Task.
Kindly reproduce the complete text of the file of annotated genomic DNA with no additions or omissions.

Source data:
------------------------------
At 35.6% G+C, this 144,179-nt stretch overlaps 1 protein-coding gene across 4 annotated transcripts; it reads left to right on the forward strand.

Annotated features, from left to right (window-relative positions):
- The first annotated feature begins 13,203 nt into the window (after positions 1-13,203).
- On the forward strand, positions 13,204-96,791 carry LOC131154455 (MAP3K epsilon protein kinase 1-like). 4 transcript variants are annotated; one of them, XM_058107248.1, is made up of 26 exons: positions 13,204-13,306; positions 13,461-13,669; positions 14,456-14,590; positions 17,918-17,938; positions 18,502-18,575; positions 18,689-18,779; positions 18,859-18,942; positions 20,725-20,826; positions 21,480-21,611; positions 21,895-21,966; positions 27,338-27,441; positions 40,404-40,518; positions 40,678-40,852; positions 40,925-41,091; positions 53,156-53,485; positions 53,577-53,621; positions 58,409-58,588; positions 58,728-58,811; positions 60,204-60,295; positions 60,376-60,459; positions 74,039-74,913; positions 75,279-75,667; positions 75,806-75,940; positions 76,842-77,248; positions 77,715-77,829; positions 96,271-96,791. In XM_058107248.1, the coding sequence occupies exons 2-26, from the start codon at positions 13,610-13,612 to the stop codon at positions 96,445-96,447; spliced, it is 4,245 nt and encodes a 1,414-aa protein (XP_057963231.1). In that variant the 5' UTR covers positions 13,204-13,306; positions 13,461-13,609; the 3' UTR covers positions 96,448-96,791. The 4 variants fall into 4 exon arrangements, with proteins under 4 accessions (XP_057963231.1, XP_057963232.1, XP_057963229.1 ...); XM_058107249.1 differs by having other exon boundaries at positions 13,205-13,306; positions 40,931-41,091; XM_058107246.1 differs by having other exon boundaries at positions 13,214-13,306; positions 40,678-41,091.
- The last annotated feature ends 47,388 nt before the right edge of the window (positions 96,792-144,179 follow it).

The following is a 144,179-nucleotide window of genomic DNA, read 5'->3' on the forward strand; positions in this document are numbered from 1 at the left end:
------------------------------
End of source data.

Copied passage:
At 35.6% G+C, this 144,179-nt stretch overlaps 1 protein-coding gene across 4 annotated transcripts; it reads left to right on the forward strand.

Annotated features, from left to right (window-relative positions):
- The first annotated feature begins 13,203 nt into the window (after positions 1-13,203).
- On the forward strand, positions 13,204-96,791 carry LOC131154455 (MAP3K epsilon protein kinase 1-like). 4 transcript variants are annotated; one of them, XM_058107248.1, is made up of 26 exons: positions 13,204-13,306; positions 13,461-13,669; positions 14,456-14,590; positions 17,918-17,938; positions 18,502-18,575; positions 18,689-18,779; positions 18,859-18,942; positions 20,725-20,826; positions 21,480-21,611; positions 21,895-21,966; positions 27,338-27,441; positions 40,404-40,518; positions 40,678-40,852; positions 40,925-41,091; positions 53,156-53,485; positions 53,577-53,621; positions 58,409-58,588; positions 58,728-58,811; positions 60,204-60,295; positions 60,376-60,459; positions 74,039-74,913; positions 75,279-75,667; positions 75,806-75,940; positions 76,842-77,248; positions 77,715-77,829; positions 96,271-96,791. In XM_058107248.1, the coding sequence occupies exons 2-26, from the start codon at positions 13,610-13,612 to the stop codon at positions 96,445-96,447; spliced, it is 4,245 nt and encodes a 1,414-aa protein (XP_057963231.1). In that variant the 5' UTR covers positions 13,204-13,306; positions 13,461-13,609; the 3' UTR covers positions 96,448-96,791. The 4 variants fall into 4 exon arrangements, with proteins under 4 accessions (XP_057963231.1, XP_057963232.1, XP_057963229.1 ...); XM_058107249.1 differs by having other exon boundaries at positions 13,205-13,306; positions 40,931-41,091; XM_058107246.1 differs by having other exon boundaries at positions 13,214-13,306; positions 40,678-41,091.
- The last annotated feature ends 47,388 nt before the right edge of the window (positions 96,792-144,179 follow it).

The following is a 144,179-nucleotide window of genomic DNA, read 5'->3' on the forward strand; positions in this document are numbered from 1 at the left end: